Information contained in this publication is intended for informational purposes only and does not constitute legal advice or opinion, nor is it a substitute for the professional judgment of an attorney.
You don't need to be an Earth, Wind, and Fire fan to realize September had all the elements necessary to make for a memorable month of developments concerning the minimum wage, tips, and overtime.
White Collar Pay Rule Revision (Take 2): The U.S. Department of Labor's (DOL) Wage & Hour Division unveiled its long-awaited final rule on the overtime “white collar” exemptions under the federal Fair Labor Standards Act (FLSA). The final rule increases the minimum salary or fee employers must pay exempt executive, administrative, and/or professional employees from $455 to $684 per week ($35,568 annualized), excluding board, lodging, or other facilities, and increases from $100,000 to $107,432 the total annual compensation required for employees to qualify under the highly compensated employee exemption.1
New Sheriff in Town: By a 53-44 vote, the U.S. Senate confirmed Eugene Scalia as the next DOL Secretary. He will replace Acting Secretary Patrick Pizzella, who replaced Alexander Acosta.
New Opinion Letter: The DOL released opinion letter FLSA2019-13 concerning the FLSA's 7(i) overtime exception. Under 7(i), overtime provisions do not apply to a retail or service establishment employee whose regular rate of pay exceeds 1.5 times the federal minimum wage, and where more than half the employee’s compensation for a representative period (not less than 1 month) represents commissions on goods or services. The opinion letter addresses what “not less than one month” means.
Hot Tip (Rule): News reports suggest the DOL's proposed rules concerning tipped employees cleared review by the White House Office of Management and Budget (OMB).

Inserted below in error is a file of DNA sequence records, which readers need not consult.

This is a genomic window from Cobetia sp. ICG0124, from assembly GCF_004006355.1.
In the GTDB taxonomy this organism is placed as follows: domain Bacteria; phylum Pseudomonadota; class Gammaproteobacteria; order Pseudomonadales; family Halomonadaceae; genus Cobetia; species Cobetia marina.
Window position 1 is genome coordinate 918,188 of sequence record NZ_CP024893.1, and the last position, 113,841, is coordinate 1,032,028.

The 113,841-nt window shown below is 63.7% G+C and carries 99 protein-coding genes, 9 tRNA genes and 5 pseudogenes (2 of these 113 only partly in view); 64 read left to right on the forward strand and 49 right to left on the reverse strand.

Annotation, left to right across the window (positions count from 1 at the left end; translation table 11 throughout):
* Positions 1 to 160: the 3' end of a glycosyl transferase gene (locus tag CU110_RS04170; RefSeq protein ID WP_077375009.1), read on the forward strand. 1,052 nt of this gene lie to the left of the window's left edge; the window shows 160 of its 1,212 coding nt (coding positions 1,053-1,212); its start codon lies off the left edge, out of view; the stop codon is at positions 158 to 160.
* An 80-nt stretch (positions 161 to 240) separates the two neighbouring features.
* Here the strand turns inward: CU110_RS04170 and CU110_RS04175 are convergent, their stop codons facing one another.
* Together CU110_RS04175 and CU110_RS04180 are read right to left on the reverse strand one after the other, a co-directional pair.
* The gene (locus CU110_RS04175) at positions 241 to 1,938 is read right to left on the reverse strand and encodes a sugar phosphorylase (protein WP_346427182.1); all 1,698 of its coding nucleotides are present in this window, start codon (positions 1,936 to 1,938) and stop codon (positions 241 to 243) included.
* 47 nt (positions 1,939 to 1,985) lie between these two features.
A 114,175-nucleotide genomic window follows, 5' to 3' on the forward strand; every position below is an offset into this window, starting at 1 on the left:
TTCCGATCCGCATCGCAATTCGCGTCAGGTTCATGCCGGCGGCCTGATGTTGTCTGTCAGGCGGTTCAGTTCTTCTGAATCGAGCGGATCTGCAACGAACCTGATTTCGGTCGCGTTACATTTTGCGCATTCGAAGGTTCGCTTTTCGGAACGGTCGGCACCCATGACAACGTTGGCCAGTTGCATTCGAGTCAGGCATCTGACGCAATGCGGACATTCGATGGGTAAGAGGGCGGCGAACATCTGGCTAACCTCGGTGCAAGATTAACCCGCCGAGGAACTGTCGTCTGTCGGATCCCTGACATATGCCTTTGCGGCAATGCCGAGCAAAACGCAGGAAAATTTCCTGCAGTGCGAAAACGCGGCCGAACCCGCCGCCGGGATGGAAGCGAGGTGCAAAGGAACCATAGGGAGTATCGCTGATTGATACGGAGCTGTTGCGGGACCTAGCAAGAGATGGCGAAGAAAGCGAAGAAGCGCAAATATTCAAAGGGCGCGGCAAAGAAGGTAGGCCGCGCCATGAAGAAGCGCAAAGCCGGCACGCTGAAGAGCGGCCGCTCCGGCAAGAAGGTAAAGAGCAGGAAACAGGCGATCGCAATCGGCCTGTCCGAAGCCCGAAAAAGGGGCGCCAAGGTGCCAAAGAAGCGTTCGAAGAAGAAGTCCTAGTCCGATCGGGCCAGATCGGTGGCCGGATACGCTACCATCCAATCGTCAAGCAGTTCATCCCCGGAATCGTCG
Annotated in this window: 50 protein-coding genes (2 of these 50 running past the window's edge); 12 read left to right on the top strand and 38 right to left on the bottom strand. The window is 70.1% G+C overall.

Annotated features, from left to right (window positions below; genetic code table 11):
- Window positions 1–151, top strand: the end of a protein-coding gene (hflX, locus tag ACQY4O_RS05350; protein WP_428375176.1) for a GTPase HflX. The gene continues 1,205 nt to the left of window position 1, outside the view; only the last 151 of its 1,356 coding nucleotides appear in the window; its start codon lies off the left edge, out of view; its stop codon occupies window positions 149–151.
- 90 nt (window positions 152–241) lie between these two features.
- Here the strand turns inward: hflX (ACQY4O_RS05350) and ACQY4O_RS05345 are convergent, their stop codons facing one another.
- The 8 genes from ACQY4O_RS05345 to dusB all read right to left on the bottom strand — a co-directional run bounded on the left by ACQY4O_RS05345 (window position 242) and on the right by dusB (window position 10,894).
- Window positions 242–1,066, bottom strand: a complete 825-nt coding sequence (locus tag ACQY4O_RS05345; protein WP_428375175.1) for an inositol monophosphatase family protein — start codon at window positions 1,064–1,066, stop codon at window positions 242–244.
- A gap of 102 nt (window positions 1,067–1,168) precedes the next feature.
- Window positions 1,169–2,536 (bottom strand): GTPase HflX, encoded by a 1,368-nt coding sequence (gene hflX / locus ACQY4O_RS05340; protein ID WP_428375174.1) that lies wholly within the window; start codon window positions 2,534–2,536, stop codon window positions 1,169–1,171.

October 1, 2019 State Minimum Wage Increases: In Connecticut, the minimum wage will increase from $10.10 to $11.00 per hour. For tipped employees, the minimum cash wage will remain $6.38 per hour for hotel or restaurant industry employees, and $8.23 per hour for bartenders, but the maximum tip credit will increase from $3.72 to 4.62 per hour, and from $1.87 to $2.77 per hour, respectively. Connecticut's October 1, 2019 rate will only last 11 months, with the next increase occurring on September 1, 2020. In Delaware, the minimum wage will increase from $8.75 to $9.25 per hour. For tipped employees, the minimum cash wage will remain $2.23 per hour, but the maximum tip credit will increase from $6.52 to $7.02 per hour.
Legislative & Regulatory Updates: In Congress, Representative Brian Fitzpatrick (R–PA) introduced H.R. 4443, which seeks to amend the FLSA to increase the federal minimum wage, minimum cash wage for tipped employees, and the training wage. In Connecticut, Governor Ned Lamont (D) sent a letter to state legislators, urging them "to act quickly to adopt legislation in a special session to address a recent spate of lawsuits brought against restaurants for violations of state regulations governing the wages owed restaurant workers who perform both service and non-service duties during a particular shift." In Wisconsin, SB 426 proposes to incentivize employers to pay tipped employees the full minimum wage by allowing employers of tipped employees to keep state sales taxes collected during any sales tax reporting period if during that period their records establish that at least 5% of the wages they pay to tipped employees is derived from tips and tipped employees are paid no less than the minimum wage, excluding tips.
2020 Adjusted Minimum Wage Announcements: States and localities began announcing what their consumer-price-index-adjusted minimum wage rates will be on January 1, 2020.